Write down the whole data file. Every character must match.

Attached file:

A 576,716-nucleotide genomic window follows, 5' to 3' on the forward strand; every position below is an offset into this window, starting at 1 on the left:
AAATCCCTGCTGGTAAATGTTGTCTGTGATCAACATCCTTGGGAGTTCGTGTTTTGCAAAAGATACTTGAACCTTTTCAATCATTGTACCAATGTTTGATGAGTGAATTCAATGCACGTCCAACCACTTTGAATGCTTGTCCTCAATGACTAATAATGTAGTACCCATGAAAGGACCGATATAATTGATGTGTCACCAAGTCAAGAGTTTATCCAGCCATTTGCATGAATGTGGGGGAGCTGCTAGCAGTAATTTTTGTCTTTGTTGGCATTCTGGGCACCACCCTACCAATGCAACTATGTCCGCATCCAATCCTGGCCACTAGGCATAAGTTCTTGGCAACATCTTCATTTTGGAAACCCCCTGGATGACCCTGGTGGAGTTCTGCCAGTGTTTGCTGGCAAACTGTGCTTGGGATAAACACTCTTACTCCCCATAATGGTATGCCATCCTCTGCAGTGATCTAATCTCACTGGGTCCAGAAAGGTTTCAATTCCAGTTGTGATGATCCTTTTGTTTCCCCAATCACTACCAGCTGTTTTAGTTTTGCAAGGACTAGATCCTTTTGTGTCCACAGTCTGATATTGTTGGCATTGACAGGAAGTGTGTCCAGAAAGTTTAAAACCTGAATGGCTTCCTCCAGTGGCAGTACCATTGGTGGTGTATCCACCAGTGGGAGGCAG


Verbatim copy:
A 576,716-nucleotide genomic window follows, 5' to 3' on the forward strand; every position below is an offset into this window, starting at 1 on the left:
AAATCCCTGCTGGTAAATGTTGTCTGTGATCAACATCCTTGGGAGTTCGTGTTTTGCAAAAGATACTTGAACCTTTTCAATCATTGTACCAATGTTTGATGAGTGAATTCAATGCACGTCCAACCACTTTGAATGCTTGTCCTCAATGACTAATAATGTAGTACCCATGAAAGGACCGATATAATTGATGTGTCACCAAGTCAAGAGTTTATCCAGCCATTTGCATGAATGTGGGGGAGCTGCTAGCAGTAATTTTTGTCTTTGTTGGCATTCTGGGCACCACCCTACCAATGCAACTATGTCCGCATCCAATCCTGGCCACTAGGCATAAGTTCTTGGCAACATCTTCATTTTGGAAACCCCCTGGATGACCCTGGTGGAGTTCTGCCAGTGTTTGCTGGCAAACTGTGCTTGGGATAAACACTCTTACTCCCCATAATGGTATGCCATCCTCTGCAGTGATCTAATCTCACTGGGTCCAGAAAGGTTTCAATTCCAGTTGTGATGATCCTTTTGTTTCCCCAATCACTACCAGCTGTTTTAGTTTTGCAAGGACTAGATCCTTTTGTGTCCACAGTCTGATATTGTTGGCATTGACAGGAAGTGTGTCCAGAAAGTTTAAAACCTGAATGGCTTCCTCCAGTGGCAGTACCATTGGTGGTGTATCCACCAGTGGGAGGCAG